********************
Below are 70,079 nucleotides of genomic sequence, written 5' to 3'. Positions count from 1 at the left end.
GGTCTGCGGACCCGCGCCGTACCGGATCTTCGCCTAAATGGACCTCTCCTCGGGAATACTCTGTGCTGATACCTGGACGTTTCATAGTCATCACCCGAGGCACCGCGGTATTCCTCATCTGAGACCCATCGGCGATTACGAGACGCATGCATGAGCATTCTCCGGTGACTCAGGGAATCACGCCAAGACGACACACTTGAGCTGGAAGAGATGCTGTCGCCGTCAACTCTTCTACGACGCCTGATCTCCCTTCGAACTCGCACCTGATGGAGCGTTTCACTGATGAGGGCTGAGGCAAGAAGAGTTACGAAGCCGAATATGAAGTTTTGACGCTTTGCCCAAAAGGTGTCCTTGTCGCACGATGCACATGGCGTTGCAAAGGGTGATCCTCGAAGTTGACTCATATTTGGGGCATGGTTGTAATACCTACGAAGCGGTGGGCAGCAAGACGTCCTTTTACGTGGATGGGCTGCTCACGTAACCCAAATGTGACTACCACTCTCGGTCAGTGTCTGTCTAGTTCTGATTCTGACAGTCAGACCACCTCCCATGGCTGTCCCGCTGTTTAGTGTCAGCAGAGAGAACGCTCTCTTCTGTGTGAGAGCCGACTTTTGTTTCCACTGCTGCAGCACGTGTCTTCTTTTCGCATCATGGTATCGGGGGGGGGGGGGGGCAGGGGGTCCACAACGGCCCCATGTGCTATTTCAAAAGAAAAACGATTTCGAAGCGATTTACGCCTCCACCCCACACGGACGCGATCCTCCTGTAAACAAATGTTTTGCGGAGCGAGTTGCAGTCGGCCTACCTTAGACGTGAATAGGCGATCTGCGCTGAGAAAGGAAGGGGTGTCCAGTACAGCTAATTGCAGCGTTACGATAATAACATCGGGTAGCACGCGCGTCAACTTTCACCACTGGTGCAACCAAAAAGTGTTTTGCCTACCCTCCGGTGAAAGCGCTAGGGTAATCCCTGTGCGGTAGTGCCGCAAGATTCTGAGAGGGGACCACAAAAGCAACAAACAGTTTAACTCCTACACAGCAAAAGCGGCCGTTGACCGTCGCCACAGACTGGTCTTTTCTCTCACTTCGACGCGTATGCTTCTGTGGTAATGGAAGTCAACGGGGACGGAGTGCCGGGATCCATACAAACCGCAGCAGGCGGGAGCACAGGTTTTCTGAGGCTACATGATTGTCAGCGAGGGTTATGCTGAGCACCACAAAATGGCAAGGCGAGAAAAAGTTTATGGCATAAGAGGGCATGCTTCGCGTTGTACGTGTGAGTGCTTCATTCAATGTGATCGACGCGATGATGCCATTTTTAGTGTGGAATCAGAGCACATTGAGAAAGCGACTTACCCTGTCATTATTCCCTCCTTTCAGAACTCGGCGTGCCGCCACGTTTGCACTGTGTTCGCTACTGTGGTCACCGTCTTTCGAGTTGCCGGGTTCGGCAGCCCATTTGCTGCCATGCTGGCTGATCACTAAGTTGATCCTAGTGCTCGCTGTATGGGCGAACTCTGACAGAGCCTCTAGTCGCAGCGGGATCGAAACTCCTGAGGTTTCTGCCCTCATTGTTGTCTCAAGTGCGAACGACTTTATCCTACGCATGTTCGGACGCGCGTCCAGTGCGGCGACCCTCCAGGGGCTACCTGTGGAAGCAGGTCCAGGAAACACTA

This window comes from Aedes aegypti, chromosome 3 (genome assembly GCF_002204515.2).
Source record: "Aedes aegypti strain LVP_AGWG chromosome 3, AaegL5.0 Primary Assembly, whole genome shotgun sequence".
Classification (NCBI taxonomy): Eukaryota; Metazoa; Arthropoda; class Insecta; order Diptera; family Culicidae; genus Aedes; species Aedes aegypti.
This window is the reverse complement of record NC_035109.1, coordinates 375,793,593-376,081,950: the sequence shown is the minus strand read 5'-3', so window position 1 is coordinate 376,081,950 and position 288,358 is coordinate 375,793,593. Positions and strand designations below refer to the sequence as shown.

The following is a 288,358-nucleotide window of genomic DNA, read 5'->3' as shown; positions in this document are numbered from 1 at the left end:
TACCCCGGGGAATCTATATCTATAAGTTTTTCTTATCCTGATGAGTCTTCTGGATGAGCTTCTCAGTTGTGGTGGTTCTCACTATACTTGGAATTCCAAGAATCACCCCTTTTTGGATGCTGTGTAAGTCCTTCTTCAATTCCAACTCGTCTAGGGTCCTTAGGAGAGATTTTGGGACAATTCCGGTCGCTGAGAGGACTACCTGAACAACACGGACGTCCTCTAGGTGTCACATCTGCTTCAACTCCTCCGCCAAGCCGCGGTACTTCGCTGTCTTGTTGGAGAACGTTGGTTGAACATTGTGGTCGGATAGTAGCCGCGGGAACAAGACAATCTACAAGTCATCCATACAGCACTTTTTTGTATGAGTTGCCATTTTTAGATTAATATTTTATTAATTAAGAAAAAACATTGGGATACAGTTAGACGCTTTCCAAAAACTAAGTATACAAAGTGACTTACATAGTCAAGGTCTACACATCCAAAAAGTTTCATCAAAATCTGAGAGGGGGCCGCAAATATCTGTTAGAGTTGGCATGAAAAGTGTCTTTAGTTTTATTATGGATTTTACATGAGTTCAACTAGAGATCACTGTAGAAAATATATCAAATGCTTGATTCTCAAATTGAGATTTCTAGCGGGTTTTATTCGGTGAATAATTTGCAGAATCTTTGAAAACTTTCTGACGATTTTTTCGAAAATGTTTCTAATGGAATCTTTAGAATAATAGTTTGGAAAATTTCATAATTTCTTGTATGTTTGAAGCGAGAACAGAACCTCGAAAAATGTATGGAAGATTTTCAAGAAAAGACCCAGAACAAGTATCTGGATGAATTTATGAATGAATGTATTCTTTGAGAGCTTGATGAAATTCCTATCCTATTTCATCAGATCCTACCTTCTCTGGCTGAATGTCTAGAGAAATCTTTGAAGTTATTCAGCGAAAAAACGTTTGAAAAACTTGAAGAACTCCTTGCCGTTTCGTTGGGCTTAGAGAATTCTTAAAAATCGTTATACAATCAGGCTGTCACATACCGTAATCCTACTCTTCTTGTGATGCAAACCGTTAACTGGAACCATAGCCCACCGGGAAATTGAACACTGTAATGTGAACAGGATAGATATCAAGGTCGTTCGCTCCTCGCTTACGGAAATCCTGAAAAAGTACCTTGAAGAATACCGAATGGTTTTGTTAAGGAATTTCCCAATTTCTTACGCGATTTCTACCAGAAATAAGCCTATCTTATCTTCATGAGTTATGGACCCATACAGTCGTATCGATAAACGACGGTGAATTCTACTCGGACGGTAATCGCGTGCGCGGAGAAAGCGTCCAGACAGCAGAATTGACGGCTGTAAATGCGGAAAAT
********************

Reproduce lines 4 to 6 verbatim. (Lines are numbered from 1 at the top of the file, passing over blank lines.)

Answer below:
Source record: "Aedes aegypti strain LVP_AGWG chromosome 3, AaegL5.0 Primary Assembly, whole genome shotgun sequence".
Classification (NCBI taxonomy): Eukaryota; Metazoa; Arthropoda; class Insecta; order Diptera; family Culicidae; genus Aedes; species Aedes aegypti.
This window is the reverse complement of record NC_035109.1, coordinates 375,793,593-376,081,950: the sequence shown is the minus strand read 5'-3', so window position 1 is coordinate 376,081,950 and position 288,358 is coordinate 375,793,593. Positions and strand designations below refer to the sequence as shown.